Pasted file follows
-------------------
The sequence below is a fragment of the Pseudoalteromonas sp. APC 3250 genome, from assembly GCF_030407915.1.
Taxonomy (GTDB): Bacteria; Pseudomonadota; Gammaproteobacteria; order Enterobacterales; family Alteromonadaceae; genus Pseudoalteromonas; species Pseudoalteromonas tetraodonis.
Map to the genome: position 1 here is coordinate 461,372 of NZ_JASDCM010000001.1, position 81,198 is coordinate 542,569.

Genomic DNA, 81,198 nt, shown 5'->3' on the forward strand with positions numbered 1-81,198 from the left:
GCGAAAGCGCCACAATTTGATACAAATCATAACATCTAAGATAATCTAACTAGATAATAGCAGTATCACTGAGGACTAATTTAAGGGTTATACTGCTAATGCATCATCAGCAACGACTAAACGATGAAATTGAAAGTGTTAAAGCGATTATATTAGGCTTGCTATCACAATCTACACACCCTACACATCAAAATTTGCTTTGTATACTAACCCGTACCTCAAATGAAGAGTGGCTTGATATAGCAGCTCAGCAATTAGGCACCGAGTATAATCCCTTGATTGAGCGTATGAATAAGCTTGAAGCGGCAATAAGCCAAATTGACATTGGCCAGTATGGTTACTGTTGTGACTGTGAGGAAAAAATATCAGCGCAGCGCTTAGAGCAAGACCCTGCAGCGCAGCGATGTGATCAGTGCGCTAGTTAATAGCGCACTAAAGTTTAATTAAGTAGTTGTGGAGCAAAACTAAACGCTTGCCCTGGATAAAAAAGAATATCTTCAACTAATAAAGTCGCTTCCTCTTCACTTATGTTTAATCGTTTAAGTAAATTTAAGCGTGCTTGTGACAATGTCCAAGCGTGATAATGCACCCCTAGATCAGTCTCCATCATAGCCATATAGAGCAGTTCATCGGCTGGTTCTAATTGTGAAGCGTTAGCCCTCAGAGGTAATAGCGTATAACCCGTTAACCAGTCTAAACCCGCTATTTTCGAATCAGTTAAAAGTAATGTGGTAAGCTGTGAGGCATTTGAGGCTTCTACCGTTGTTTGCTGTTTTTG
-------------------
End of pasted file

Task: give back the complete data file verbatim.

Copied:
The sequence below is a fragment of the Pseudoalteromonas sp. APC 3250 genome, from assembly GCF_030407915.1.
Taxonomy (GTDB): Bacteria; Pseudomonadota; Gammaproteobacteria; order Enterobacterales; family Alteromonadaceae; genus Pseudoalteromonas; species Pseudoalteromonas tetraodonis.
Map to the genome: position 1 here is coordinate 461,372 of NZ_JASDCM010000001.1, position 81,198 is coordinate 542,569.

Genomic DNA, 81,198 nt, shown 5'->3' on the forward strand with positions numbered 1-81,198 from the left:
GCGAAAGCGCCACAATTTGATACAAATCATAACATCTAAGATAATCTAACTAGATAATAGCAGTATCACTGAGGACTAATTTAAGGGTTATACTGCTAATGCATCATCAGCAACGACTAAACGATGAAATTGAAAGTGTTAAAGCGATTATATTAGGCTTGCTATCACAATCTACACACCCTACACATCAAAATTTGCTTTGTATACTAACCCGTACCTCAAATGAAGAGTGGCTTGATATAGCAGCTCAGCAATTAGGCACCGAGTATAATCCCTTGATTGAGCGTATGAATAAGCTTGAAGCGGCAATAAGCCAAATTGACATTGGCCAGTATGGTTACTGTTGTGACTGTGAGGAAAAAATATCAGCGCAGCGCTTAGAGCAAGACCCTGCAGCGCAGCGATGTGATCAGTGCGCTAGTTAATAGCGCACTAAAGTTTAATTAAGTAGTTGTGGAGCAAAACTAAACGCTTGCCCTGGATAAAAAAGAATATCTTCAACTAATAAAGTCGCTTCCTCTTCACTTATGTTTAATCGTTTAAGTAAATTTAAGCGTGCTTGTGACAATGTCCAAGCGTGATAATGCACCCCTAGATCAGTCTCCATCATAGCCATATAGAGCAGTTCATCGGCTGGTTCTAATTGTGAAGCGTTAGCCCTCAGAGGTAATAGCGTATAACCCGTTAACCAGTCTAAACCCGCTATTTTCGAATCAGTTAAAAGTAATGTGGTAAGCTGTGAGGCATTTGAGGCTTCTACCGTTGTTTGCTGTTTTTG